Michael Muller
Hugh Jackman stunk up the screen as “Wolverine.”

Summer movie season 2009, version 1 — wretched. Everything seemed to be based on a comic book, video game, some aging TV franchise, an action toy, or was a remake of a lousy old movie. Lots of noisy films with little humanity.

Summer movie season 2009, version 2 — loved it! Hollywood finally producing movies people want to see. Lots of action! Lots of CGI! Plenty of cool films populated with recognizable characters. A perfect popcorn summer.

Want to reconcile these two versions? That’s about as likely as the passage of a coherent national health-care bill. The fact is, now that Hollywood has discovered the joys of successfully converting pop-culture artifacts into movies and franchises, there’s no going back.

Already in various stages of development are films based on board games (Monopoly, Ouija), comic books (Captain Marvel, Green Lantern), video games (the Sims, Warcraft), action figures (Max Steel) and other product lines (Lego). Can movies based on Cap’n Crunch, Aunt Jemima and the Travelocity garden gnome be far behind?

No matter what Tinseltown puts up on the multiplex screens, however, every summer has its winners and losers. And some of those losers are the very franchises Hollywood loves so dearly.


“Terminator Salvation” — Too dark, too dour, just too darn downbeat. And without Ah-nold, there’s no iconic figure to grab our undivided attention. Guaranteed, there will be no fifth “Terminator” flick.

“X-Men Origins: Wolverine” — Star Hugh Jackman’s charisma couldn’t overcome lousy reviews (36 percent positive on the Rotten Tomatoes poll of critical reaction) and a lack of storytelling substance. Sure, the film grossed $179 million, but it cost $150 million to make. A failure in mega-franchise terms.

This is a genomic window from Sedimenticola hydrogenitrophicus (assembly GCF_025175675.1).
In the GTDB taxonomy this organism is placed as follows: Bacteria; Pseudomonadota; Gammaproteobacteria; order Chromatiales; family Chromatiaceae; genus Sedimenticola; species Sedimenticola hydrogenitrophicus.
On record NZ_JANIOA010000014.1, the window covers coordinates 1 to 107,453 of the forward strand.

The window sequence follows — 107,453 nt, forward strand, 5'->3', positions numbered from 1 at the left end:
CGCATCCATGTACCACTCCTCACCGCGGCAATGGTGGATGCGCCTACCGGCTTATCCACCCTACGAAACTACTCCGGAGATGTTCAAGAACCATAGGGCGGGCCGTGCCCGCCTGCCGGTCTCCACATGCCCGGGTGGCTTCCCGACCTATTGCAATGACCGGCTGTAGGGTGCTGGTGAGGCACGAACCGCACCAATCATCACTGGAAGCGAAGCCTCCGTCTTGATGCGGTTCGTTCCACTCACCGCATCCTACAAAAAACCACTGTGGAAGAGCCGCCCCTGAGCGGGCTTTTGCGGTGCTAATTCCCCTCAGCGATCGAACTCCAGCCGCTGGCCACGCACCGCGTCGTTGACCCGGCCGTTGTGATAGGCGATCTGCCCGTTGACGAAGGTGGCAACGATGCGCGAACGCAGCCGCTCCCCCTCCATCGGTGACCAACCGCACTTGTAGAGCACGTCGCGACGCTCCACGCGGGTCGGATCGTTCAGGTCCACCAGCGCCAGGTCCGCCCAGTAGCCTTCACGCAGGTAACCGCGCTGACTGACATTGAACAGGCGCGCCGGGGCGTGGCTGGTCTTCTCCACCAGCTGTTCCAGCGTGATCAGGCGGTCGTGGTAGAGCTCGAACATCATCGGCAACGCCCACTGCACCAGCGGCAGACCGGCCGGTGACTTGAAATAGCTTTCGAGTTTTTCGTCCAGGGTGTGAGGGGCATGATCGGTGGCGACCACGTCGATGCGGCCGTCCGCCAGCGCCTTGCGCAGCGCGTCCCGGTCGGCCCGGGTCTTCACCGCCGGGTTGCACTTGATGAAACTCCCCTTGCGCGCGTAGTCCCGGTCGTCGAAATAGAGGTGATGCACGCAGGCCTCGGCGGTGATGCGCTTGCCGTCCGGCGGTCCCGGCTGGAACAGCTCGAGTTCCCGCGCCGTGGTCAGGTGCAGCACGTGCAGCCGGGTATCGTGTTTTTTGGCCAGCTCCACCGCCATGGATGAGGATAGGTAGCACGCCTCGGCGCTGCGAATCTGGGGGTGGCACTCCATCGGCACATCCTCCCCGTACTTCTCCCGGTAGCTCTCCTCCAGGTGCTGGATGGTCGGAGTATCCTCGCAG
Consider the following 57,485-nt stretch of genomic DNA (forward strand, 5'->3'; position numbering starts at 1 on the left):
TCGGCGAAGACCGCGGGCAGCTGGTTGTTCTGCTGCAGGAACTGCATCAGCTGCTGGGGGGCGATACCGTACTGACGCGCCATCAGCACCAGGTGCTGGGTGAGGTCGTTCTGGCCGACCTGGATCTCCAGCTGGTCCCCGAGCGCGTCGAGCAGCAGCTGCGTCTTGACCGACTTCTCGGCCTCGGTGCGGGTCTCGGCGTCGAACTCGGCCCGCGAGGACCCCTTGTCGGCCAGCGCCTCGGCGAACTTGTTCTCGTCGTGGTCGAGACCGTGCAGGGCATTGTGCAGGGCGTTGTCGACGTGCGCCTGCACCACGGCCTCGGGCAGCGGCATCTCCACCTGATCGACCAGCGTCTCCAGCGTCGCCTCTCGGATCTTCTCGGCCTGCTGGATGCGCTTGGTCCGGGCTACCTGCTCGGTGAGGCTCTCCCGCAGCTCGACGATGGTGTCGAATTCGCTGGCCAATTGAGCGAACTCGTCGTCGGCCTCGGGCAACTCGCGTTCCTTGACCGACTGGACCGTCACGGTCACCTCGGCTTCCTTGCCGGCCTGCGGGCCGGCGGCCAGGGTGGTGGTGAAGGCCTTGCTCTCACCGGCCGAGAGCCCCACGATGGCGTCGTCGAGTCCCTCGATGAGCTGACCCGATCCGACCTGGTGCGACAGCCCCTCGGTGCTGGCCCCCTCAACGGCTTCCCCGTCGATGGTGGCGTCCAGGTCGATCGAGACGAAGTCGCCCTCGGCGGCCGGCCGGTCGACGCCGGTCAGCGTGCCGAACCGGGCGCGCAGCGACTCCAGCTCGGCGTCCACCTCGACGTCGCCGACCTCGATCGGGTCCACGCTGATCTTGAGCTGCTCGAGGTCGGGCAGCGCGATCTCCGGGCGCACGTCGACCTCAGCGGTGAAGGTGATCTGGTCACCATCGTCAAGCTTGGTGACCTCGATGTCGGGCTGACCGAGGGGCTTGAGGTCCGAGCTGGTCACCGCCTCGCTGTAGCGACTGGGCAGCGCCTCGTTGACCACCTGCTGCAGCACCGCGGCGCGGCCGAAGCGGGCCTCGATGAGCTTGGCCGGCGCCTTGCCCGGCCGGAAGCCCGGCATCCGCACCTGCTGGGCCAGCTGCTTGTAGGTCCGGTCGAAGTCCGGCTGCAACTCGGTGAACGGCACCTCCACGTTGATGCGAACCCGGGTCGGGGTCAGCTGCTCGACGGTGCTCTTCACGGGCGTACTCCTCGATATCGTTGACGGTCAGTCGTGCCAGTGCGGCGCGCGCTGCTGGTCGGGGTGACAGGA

Sacha Baron Cohen — Can you say, “Nein, Bruno, nein”? That’s pretty much what America said to the “Borat” follow-up.

Will Ferrell — “Land of the Lost” received wretched reviews (26 percent favorable from Rotten Tomatoes) and died at the multiplex. Audiences just did not want to see Ferrell running from CGI dinosaurs. Who can blame them?

Judd Apatow — We like our comics funny, not obsessing over death and other downer subjects. So even though “Funny People” opened fairly strong, it died in its second week. Apatow needs to go back to what he does best — making R-rated comedies about loser guys who hook up with hot chicks.

Woody Allen — “Whatever Works” received mostly negative reviews and did terrible business ($5 million gross). Even for the Wood Man, never a blockbuster filmmaker, this is bad news.


Hasbro — “Transformers” and “G.I. Joe” hit gold at the box office, which can only mean this toy manufacturer is reaping beaucoup bucks with its action-figure lines. Expect more Hasbro products to be made into films — can the Play-Doh movie be around the corner?

Harry Potter — Every entry in the series has been a huge hit. With only one book left to be filmed, you have to wonder if J.K. Rowling wishes she had kept this cash cow going.

Raunch — “The Hangover” had no big stars, was produced relatively cheaply and was one of the filthiest R-rated comedies ever made. Also one of the funniest, which is why it has grossed more than $260 million, an utterly astonishing figure by any measure. Proof once again that smut is eternal.

“The Hurt Locker” — A blah marketing campaign and slower-than-molasses release pattern didn’t exactly put director Kathryn Bigelow’s film on everyone’s must-see list, but it didn’t matter. Easily one of the best, and best-reviewed, films of the year (98 percent positive from Rotten Tomatoes), this tough-as-nails flick about a bomb disposal squad in Iraq has managed to gross a respectable $11 million — and it’s still in theaters.

Sandra Bullock — America’s darling. At well over $150 million, “The Proposal” has become Bullock’s biggest hit ever.

Pixar — Some analysts thought “Up” would flop, thanks to its cranky geezer protagonist. Wrong ’em, boyo! Turns out it’s the second-highest-grossing picture in Pixar history, after “Finding Nemo.” This animation studio can do no wrong.

The “Star Trek” franchise — Brought back from the dead, thanks to J.J. Abrams. And we just love the new Spock and Kirk. Live long and prosper, fellas!

Meryl Streep — Really. Who wouldn’t want to see her as Julia Child?

Neill Blomkamp and Sharlto Copley — Six months ago, no one outside of South Africa had heard of the director and star of “District 9.” Now, thanks to the film’s terrific reviews and smash opening — “District 9” made back its production costs in three days — Blomkamp and Copley are at the top of everyone’s “let’s take a meeting” list.

Quentin Tarantino — Thanks to star Brad Pitt, solid reviews and a smart marketing campaign, “Inglourious Basterds” opened with a $37 million gross, the best in Tarantino’s career. Killin’ Nazis never looked so attractive.

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